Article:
Wriggle Dress: cutting the fabric

I spend a day thinking about Butterick 6582. The various aspects, how to approach it, what to solve. I researched the internet, laid out the tissue paper and studied the instructions. At the end of the day I traced a slightly personalized version of it and cut the fabric and the facings. Linen and brand new cotton sheet.

After the sizing fiasco of the Summer Dress (B5603 which advised me to cut a 16 which then was 4″ too wide) I decided to cut a size 12. This approximates the measurements I take from the now fitting Summer Dress. (pictures pending)

Yes, I cut a size 12 but with wider seam allowance at the top of the body. Because of the folded fabric in the upper part of this dress this pattern does not allow for a FBA (Full Bust Adjustment), the fabric has to be already there.

Here’s how my first pattern outcut differs from the oficial Butterick 6582:
Untitled

As size 12 should cover a size of about 97cm I think I’m good but you never know. I’ll also trim down to the hips a bit.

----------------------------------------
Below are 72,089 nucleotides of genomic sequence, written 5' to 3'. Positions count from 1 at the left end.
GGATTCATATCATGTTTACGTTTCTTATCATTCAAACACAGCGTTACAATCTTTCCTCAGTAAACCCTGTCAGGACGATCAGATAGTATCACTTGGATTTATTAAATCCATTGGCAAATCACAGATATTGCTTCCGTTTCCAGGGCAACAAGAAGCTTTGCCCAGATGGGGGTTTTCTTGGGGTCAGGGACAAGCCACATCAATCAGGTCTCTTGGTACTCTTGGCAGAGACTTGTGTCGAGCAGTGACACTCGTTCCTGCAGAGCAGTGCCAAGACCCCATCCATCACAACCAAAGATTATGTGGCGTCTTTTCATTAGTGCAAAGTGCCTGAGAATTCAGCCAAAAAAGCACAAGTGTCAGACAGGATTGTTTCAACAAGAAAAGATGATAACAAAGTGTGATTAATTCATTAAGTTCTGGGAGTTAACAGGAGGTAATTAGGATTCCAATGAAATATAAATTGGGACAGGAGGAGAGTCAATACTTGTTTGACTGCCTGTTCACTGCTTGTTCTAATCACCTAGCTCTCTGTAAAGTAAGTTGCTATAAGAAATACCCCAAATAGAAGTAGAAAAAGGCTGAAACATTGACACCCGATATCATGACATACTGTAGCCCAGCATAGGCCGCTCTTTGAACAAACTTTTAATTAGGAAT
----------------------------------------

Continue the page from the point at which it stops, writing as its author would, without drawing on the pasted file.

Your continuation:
As per this review I expect to have to raise the hem, the waist and the arm holes. I too am 5′ 4″ (1.61m)
At this stage I already raise the hem but have not decided on the final length yet:
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The smaller shoulder part, the left side, I’m going to make without gathering or pleats. Lots of people have complained online that the pattern ends up very high on the front and that it is difficult to make the two sides sit nice or even centered.
So I’ll make one side sit nice: the right one with the folds. The left part will be honest in its difference: flat and off centre.

For this I used the left front facing as a template for the left front fashion fabric.
Here’s the now cut out left front piece atop the original pattern:
Untitled
No room for pleats or folds.

For cutting the back pieces I folded the fabric double and pinned it. Pins away form the cutting line. I laid my personalized paper pattern (PPP) on top and traced it with a byro or stylo. Yes, a simple pen. The one used for shopping lists. As I don’t want pen residu on my fabric this will remind me to “cut away the line”. The importance of that I learned here from Kathleen Fasanella, the Fashion Incubator.
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